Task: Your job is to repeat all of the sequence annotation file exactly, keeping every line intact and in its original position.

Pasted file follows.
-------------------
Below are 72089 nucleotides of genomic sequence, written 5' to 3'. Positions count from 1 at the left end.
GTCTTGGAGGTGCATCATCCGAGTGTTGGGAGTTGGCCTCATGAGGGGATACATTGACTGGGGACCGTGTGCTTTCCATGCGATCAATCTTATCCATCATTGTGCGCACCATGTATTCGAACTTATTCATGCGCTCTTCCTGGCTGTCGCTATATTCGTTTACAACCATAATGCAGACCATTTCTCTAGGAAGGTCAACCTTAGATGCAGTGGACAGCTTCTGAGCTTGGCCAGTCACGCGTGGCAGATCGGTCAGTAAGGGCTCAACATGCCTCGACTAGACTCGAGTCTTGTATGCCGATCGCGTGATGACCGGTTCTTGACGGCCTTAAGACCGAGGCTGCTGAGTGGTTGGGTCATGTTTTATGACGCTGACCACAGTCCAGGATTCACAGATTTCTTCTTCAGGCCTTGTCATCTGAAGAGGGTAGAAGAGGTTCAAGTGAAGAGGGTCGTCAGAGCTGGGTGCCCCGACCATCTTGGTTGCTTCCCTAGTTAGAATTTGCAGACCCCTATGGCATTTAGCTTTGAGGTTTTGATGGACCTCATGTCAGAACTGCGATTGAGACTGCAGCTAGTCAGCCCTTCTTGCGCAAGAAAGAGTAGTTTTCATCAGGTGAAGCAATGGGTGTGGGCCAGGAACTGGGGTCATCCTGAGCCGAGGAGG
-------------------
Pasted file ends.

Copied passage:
Below are 72089 nucleotides of genomic sequence, written 5' to 3'. Positions count from 1 at the left end.
GTCTTGGAGGTGCATCATCCGAGTGTTGGGAGTTGGCCTCATGAGGGGATACATTGACTGGGGACCGTGTGCTTTCCATGCGATCAATCTTATCCATCATTGTGCGCACCATGTATTCGAACTTATTCATGCGCTCTTCCTGGCTGTCGCTATATTCGTTTACAACCATAATGCAGACCATTTCTCTAGGAAGGTCAACCTTAGATGCAGTGGACAGCTTCTGAGCTTGGCCAGTCACGCGTGGCAGATCGGTCAGTAAGGGCTCAACATGCCTCGACTAGACTCGAGTCTTGTATGCCGATCGCGTGATGACCGGTTCTTGACGGCCTTAAGACCGAGGCTGCTGAGTGGTTGGGTCATGTTTTATGACGCTGACCACAGTCCAGGATTCACAGATTTCTTCTTCAGGCCTTGTCATCTGAAGAGGGTAGAAGAGGTTCAAGTGAAGAGGGTCGTCAGAGCTGGGTGCCCCGACCATCTTGGTTGCTTCCCTAGTTAGAATTTGCAGACCCCTATGGCATTTAGCTTTGAGGTTTTGATGGACCTCATGTCAGAACTGCGATTGAGACTGCAGCTAGTCAGCCCTTCTTGCGCAAGAAAGAGTAGTTTTCATCAGGTGAAGCAATGGGTGTGGGCCAGGAACTGGGGTCATCCTGAGCCGAGGAGG